Now, The Hobbit: An Unexpected Journey, was (as I hope you are aware. If not, I invite you to leave your little hidey-hole under your rock, and rejoin the world) released this month. I haven’t seen it yet. And honestly, I don’t feel as excited as I probably should. When the Rings-trilogy came out (2001, 2002, and 2003), I was 8, 9, and 10 years old. The rating of these films would have kept me from seeing them (my Mom is very strict with that sort of thing), and I don’t think I was even aware of who Tolkien was at that point, let alone his books. I did join a school-organized (yes, you heard me. My school is epic, as evidenced here as well) marathon of the extended cut of the entire trilogy. Food was provided. It was pretty good. Furthermore, Howard Shore is again on board for this trilogy, so I honestly don’t understand why I’m not excited. It’s weird. This movie is on this list, because of its controversial use of High Frame Rate (HFR). I have no idea what the effect looks like, but reviews call it very sharp. And again, it pushes the boundary of film as we know it, as we have become used to, as we have come to expect it to be. I am not going to delve much more into all that (this guy explains it very clearly), but I do believe I will watch this one in the theater, just to experience that HFR and see the medium breaking free of expectations that have been imposed on it for a very long time.
And finally, Les Miserables, will enter theaters this Christmas-day. I have never seen the musical or read the book on which the musical is based. I’m currently considering the latter, and contemplating the musical. We’ll see. What is fresh and renewing about this one, is the fact that all the songs are recorded live. Usually, in a musical film, the songs get recorded beforehand. During the scenes the songs are featured, the actors are just playbacking to that earlier recording. This is not the case with Les Mis, which really frees up the actors (which is an amazing bunch, I might add: Hugh Jackman, Eddie Redmayne, Anne Hathaway, Russell Crowe. Amanda Seyfried. And that’s just from the top of my head!). Deducing from the various trailers, I think that Jackman is making the most, and most effective, use of that freedom. He doesn’t stop the acting when singing. He incorporates the singing in his acting! Which makes for amazing material. The live recording of songs (all right, and its theatricality) places Les Mis on this list.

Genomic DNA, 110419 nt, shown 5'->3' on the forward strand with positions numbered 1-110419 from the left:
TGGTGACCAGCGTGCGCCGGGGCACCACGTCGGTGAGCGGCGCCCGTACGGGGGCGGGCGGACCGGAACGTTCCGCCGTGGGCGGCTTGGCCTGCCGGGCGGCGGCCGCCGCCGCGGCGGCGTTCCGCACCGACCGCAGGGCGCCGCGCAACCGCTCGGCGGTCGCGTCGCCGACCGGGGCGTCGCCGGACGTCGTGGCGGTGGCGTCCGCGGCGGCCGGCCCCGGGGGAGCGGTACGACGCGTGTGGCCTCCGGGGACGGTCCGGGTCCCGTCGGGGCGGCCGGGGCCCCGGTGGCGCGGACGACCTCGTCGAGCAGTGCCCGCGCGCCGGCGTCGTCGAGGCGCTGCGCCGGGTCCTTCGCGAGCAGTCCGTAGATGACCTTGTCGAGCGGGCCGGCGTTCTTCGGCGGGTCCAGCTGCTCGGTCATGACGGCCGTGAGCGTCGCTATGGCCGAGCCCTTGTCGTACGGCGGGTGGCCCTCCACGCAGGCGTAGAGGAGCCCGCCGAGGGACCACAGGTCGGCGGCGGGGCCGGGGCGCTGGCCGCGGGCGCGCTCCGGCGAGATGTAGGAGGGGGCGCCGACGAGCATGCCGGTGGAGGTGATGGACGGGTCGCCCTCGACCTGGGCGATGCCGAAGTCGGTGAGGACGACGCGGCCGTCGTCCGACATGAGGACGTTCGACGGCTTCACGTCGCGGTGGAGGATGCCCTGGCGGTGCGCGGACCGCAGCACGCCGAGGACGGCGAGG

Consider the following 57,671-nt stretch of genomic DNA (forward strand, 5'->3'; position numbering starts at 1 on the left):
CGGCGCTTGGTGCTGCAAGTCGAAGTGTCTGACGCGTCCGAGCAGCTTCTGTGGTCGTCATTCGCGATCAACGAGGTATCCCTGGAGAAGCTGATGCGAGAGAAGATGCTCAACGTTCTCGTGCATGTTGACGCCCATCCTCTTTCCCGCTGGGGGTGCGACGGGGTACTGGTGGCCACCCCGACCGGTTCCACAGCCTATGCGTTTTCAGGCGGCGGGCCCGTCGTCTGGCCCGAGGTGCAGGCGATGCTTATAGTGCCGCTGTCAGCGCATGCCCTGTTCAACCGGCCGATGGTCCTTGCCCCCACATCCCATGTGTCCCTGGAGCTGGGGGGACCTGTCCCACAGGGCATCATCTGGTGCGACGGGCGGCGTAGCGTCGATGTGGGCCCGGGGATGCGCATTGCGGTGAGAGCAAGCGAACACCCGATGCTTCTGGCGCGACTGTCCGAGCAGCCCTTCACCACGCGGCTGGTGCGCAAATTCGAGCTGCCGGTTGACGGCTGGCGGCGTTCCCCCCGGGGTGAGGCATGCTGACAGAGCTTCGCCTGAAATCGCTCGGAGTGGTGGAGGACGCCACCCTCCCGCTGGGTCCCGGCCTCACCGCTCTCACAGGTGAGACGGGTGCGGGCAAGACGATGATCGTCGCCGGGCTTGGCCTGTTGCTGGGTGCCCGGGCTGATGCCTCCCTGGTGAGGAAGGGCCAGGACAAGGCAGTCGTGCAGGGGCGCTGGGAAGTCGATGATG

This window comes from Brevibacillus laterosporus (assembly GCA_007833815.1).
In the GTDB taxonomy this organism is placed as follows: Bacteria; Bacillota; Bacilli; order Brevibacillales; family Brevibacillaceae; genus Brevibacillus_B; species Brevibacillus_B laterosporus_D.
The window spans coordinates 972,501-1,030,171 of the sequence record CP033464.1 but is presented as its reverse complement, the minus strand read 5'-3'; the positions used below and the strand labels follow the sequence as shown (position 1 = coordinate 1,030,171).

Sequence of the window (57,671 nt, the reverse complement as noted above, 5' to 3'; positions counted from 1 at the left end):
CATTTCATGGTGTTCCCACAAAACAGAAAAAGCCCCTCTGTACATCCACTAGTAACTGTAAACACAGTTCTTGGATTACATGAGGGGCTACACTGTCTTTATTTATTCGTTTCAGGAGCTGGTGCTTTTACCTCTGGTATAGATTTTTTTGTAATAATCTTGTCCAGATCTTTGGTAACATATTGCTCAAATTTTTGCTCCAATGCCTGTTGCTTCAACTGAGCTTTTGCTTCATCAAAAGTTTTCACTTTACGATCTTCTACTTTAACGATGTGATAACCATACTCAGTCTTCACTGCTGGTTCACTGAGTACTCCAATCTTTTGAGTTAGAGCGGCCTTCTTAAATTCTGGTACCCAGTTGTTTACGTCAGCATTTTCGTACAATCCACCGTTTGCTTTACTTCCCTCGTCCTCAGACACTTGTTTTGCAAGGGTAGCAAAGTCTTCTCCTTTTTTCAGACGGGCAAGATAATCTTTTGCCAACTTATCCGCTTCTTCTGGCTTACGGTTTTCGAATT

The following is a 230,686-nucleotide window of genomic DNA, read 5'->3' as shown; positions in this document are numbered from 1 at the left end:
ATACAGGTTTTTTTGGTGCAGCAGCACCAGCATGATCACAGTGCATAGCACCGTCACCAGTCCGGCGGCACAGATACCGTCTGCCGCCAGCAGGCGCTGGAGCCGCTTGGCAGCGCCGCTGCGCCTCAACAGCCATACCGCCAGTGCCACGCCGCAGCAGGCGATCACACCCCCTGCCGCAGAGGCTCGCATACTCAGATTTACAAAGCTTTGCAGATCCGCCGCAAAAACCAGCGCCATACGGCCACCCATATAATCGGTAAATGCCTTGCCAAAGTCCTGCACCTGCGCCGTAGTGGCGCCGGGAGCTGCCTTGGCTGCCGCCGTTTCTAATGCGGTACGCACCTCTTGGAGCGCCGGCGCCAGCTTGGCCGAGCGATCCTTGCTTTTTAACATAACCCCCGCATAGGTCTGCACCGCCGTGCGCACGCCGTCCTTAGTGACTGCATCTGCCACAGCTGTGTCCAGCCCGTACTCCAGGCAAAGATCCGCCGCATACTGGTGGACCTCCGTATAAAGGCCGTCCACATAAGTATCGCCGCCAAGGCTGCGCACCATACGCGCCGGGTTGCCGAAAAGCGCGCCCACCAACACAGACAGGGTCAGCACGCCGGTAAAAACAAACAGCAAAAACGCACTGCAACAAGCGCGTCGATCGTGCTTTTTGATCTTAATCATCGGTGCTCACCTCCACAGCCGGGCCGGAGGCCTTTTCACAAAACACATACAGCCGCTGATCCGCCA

What really strikes me, is that three of the above are directly based on a book, and the other is indirectly based on one. Literature has always been a welcome source of inspiration for filmmakers of course. I believe that around 50% of films which get an Oscar, are based on some form of literature. That is a lot! Seeing as this is a list of daredevils though, does that mean that literature really lends itself for the pushing of film? I don’t know, but I do think it’s certainly something I’ll be paying attention to with the upcoming literary adaptations!